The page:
Director Robert Icke has set his version in a sleek office or waiting room,  a purgatorial no man’s land, with sliding glass doors that lead to a rear section of the stage where occasional images are played at the back of the action – Gertrude and Claudius dancing happily at their wedding, Hamlet visiting Ophelia in her closet – which brings out the play’s sense of layers, while the glass doors offer distorted reflections of the characters, the mirroring that Hamlet refers to early on. Although seemingly a modern-day piece, Hildegard Bechtler’s set has a 70s minimalist quality that feels like a muted David Hockney painting from his California series with sharp interior and reflective surfaces.

On top of that Icke has added a big screen that displays Danish newsfeeds of this royal family and the approach of Fortinbras’s army (meaning he never appears on stage) as well as images from the various CCTV cameras that first capture the Ghost of Hamlet’s father. Reactions to the Gonzago play and the fencing contest are also shown using video projection. All of this should imply people under constant scrutiny living very public lives, and deals with the difficulty of presenting the larger scale sections in the tiny Almeida space.

But, like last year’s Richard III, the technology is not consistently applied and while spying is a significant part of the play (Claudius and Polonius spy on Hamlet, while Hamlet spies on Claudius) the CCTV isn’t used to create much sense of claustrophobia, while the filming idea feels more about staging issues than integral to the world Icke has created, one that has live streaming of events but people still receive notes on paper and no one appears to have a phone or computer. Its setting, then, is a half-way house between old and new in terms of look, as well as recombining elements from earlier iterations of Hamlet – notably Greg Doran’s 2008 version for the RSC that used mirrored sets, CCTV and filming Claudius to similar effect although here the technology is a decade on.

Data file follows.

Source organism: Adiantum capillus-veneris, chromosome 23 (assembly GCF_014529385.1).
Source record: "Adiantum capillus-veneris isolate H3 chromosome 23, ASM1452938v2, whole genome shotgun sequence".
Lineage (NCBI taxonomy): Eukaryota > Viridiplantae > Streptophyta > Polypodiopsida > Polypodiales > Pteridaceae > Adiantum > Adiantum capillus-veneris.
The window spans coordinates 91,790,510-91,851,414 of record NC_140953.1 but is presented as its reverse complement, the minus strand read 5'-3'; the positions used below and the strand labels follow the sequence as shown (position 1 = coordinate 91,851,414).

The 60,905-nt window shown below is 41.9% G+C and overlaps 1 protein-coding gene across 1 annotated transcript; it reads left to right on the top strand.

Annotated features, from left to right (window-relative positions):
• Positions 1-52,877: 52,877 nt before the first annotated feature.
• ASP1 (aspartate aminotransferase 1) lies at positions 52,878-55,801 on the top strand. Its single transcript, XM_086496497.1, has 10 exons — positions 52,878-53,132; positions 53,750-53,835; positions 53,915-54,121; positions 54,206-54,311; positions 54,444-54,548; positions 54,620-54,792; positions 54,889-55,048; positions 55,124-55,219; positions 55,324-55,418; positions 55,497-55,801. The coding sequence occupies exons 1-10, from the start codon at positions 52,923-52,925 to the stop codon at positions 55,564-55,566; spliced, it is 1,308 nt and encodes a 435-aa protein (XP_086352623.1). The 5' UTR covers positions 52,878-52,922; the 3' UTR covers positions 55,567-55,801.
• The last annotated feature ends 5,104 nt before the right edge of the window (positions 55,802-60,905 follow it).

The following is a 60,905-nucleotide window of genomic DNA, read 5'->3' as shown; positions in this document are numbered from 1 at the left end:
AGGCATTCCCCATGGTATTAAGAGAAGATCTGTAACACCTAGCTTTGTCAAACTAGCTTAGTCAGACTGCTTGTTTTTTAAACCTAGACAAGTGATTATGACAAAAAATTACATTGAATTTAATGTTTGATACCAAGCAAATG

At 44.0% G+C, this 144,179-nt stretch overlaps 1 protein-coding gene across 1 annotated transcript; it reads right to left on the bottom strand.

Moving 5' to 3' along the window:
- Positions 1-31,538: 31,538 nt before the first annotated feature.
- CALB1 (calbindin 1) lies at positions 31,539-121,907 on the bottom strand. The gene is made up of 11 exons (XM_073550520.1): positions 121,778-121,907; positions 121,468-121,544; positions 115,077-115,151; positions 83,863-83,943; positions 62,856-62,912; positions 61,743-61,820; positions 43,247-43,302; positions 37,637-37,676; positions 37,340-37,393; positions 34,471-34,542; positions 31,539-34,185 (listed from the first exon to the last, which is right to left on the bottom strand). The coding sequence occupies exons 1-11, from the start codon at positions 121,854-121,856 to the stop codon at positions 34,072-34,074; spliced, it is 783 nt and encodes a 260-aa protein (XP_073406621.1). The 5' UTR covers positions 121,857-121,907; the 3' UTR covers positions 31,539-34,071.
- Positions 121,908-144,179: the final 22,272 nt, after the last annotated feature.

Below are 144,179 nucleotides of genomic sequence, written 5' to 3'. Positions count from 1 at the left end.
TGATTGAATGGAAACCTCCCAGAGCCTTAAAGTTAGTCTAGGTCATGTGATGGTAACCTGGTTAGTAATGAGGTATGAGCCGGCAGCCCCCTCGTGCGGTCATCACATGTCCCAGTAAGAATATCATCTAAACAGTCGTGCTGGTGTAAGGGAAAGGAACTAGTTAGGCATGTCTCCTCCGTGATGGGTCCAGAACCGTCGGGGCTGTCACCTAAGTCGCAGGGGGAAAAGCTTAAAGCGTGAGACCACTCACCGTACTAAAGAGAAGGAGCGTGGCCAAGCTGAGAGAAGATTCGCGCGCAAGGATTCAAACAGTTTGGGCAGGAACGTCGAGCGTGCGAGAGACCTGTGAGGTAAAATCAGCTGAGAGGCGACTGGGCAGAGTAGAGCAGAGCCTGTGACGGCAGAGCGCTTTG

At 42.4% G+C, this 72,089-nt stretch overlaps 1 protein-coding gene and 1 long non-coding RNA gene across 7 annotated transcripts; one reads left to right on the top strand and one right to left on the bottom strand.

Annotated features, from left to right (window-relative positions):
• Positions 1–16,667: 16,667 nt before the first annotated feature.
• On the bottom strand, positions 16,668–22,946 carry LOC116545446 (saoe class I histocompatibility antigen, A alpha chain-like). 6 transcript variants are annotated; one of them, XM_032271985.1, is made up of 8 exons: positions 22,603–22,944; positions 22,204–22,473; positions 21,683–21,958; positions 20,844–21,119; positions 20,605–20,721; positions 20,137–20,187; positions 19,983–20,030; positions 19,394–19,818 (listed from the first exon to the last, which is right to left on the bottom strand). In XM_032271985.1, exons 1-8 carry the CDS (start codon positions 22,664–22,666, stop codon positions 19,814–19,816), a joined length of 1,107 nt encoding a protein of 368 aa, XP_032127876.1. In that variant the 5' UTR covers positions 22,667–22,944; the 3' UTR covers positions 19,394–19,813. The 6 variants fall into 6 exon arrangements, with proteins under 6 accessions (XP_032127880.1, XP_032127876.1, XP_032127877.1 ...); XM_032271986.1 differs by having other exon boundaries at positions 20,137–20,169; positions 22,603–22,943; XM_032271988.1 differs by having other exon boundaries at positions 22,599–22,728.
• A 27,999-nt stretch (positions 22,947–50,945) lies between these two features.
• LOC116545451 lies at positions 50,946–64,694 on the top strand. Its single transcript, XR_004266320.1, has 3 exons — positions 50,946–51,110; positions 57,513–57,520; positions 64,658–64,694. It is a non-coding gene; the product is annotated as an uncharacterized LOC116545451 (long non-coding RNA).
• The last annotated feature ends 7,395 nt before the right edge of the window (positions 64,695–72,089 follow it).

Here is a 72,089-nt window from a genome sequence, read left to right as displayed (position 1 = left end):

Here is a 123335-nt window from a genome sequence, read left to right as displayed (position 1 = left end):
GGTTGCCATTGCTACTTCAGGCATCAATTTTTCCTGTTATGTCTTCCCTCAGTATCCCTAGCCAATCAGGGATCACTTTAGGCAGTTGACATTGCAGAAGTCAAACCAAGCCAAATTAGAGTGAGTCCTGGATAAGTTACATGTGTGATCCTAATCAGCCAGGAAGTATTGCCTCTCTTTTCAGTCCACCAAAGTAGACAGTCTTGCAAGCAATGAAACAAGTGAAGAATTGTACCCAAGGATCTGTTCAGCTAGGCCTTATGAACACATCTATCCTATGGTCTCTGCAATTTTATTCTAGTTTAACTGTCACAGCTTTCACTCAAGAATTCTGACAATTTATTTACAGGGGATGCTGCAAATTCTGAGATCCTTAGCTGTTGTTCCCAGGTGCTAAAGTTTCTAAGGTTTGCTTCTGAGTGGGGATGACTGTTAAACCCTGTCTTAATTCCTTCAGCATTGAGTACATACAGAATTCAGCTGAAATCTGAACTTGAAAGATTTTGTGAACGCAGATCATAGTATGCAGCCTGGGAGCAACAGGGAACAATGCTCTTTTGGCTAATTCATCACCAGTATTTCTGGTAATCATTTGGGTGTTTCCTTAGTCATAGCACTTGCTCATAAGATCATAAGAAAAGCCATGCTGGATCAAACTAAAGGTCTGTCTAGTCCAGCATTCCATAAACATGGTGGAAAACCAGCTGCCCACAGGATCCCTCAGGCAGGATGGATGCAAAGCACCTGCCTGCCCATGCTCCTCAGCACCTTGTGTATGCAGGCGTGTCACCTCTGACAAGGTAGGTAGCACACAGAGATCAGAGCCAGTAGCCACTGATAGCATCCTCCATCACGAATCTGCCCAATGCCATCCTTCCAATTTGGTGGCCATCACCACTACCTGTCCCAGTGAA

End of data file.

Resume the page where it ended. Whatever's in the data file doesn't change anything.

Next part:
The technology isn’t much of a distraction and for the most part the audience can concentrate entirely on the performances, when even Tom Gibbons’s semi-permanent soundscape of music and thudding beats thankfully stops to hear the big soliloquies in perfect silence. Scott’s Hamlet connects to a grief and passionate anger that for much of the play barely contains his affecting sobs of despair. The court around him is light and happy, so rather than a pure hero, Scott’s Hamlet becomes the dark and destructive presence that threatens the contentment of those around him. There are moments of wit (and people titter every time they recognise a line) but this is more than a melancholy young man, this is a serious and furiously frenzied Hamlet shouting at the world.